In this chapter, I’ll share my playbook for creating content and product landing pages that are SEO-optimized and specifically designed to capture high-quality leads from organic search traffic. I’ve refined it for years with my clients, advisees, and several of my own startups, and it’s been highly effective.
This process also works for B2C SEO, but in this guide we’ll focus on creating the two most important types of content for B2B marketing and SaaS SEO: product landing pages and educational content, such as blog posts, white papers, longform articles, case studies, and books like Data-Driven Marketing.
They don’t have to be anything special. You’ll notice that a lot of our posts on the Ahrefs Blog include annotated screenshots like this one:
If you sell baking supplies online, then this might be recipes for baked goods, cookware reviews, or other things related to baking .
In other words, nobody wants to link to poor or mediocre content; they link to content that’s valuable for their visitors.
But, these pages account for less than 4% of search traffic to our site:
This is why our studies usually get tons of links:
6. Make your content visually appealing.
Following a proven SEO framework to write content makes sense, and it certainly improves your chances of ranking. But it’s important to remember that things don’t always work out, even if you do everything “right.”
Send your draft to a friend, tell them to be honest, iron out any creases.
The answer is to take clues from the top-ranking results by analyzing what we call the three C’s of search intent.
If we didn’t do this, we’d be leaving a lot of money on the table because potential customers aren’t always searching for our products directly.
Take a short break after 25 minutes, then repeat.
But here’s the thing with search volume: it can be misleading.
It’s a proven topic, the post aligns with search intent, and it covers the topic comprehensively… yet it doesn’t even rank in the top 100.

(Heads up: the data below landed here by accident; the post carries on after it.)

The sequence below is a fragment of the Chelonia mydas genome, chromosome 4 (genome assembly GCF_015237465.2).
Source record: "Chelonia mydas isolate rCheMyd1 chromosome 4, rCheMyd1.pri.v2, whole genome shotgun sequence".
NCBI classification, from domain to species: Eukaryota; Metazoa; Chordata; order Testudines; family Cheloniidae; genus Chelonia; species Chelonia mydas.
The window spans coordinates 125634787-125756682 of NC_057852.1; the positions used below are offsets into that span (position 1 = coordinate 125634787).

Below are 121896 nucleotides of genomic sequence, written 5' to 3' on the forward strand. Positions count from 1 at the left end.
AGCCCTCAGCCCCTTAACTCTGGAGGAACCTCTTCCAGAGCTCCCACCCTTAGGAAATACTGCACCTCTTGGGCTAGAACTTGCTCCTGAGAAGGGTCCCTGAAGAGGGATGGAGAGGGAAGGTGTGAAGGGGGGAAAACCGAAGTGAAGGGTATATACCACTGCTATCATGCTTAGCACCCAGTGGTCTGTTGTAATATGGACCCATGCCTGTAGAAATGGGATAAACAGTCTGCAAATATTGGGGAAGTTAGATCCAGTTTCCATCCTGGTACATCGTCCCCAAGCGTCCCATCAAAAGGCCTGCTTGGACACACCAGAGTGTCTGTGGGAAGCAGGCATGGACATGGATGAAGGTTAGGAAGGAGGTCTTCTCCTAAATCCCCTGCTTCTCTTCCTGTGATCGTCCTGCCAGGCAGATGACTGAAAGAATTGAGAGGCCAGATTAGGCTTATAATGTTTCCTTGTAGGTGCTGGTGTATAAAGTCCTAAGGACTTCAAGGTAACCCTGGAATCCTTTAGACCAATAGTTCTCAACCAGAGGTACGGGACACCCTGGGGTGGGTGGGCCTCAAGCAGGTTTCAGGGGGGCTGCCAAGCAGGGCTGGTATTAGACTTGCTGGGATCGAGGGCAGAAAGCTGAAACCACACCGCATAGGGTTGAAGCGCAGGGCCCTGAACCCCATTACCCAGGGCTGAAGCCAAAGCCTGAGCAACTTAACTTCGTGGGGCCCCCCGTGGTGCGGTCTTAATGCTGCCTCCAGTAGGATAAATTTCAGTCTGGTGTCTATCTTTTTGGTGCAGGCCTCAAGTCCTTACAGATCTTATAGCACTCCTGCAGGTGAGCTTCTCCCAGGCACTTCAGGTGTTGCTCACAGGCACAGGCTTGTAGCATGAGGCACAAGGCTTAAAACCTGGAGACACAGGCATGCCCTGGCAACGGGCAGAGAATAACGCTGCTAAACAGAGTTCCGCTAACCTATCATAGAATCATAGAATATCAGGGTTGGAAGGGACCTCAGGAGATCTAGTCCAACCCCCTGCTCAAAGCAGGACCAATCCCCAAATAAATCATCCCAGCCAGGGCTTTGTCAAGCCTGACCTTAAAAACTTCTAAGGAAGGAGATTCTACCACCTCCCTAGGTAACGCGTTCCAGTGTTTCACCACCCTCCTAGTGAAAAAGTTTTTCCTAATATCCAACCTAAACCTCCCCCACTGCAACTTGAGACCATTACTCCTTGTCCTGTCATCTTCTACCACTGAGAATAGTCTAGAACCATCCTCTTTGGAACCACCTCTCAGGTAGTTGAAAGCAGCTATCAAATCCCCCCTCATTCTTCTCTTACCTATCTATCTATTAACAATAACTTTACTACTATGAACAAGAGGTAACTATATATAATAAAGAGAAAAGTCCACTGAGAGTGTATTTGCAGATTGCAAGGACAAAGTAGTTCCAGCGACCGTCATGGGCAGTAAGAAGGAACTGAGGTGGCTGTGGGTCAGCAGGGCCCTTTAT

It’s 7,600 words long, has been shared over 50,000 times, has fantastic illustrations, and is super well-written. It’s a masterpiece.
… and 32,000 from video results:
Not at all. We published these posts to bring new insights to the SEO community—not to rank in Google.
So, if you want your post to get organic traffic, you need to write it around a proven SEO framework.
For that reason, that’s what we’ll focus on in this guide.
Right away, we see some good topic ideas like banana bread recipe, apple pie recipe, and pizza dough recipe, each with tons of monthly searches.
One post even ranks for 10,000 keywords and gets over 57,000 monthly organic visits:
Most of the best blog posts are written in an informal, conversational tone, so there’s no need to agonize over every word. Just write as you speak.
We did this with our guide to Google search operators, which has attracted backlinks from over 560 websites:
Either way. SEO is not just about rankings, but also getting clicks from searchers.
1. Make it the go-to resource on a topic.
If you don’t use Ahrefs, then you can do the same thing by looking at the top-ranking pages and using some common sense.
The two more important pieces of metadata are your meta title and description. Both of these show up in Google’s search results, and they’re effectively your sales pitch to searchers. Use them to explain why they should click and read your post.
Some SEOs believe that clickthrough rate also impacts rankings, but Google says this isn’t the case because the metric is too noisy.
For that reason, it pays to know which other keywords the top-ranking pages also rank for when creating your outline—so you can rank for them too.
Are the top-ranking pages blog posts, product pages, category pages, landing pages, or something else?
Good. Now let’s talk about how to actually write this stuff.
What is that framework? It looks something like this:
How? Because we’ve also written hundreds of pieces of SEO content for our blog.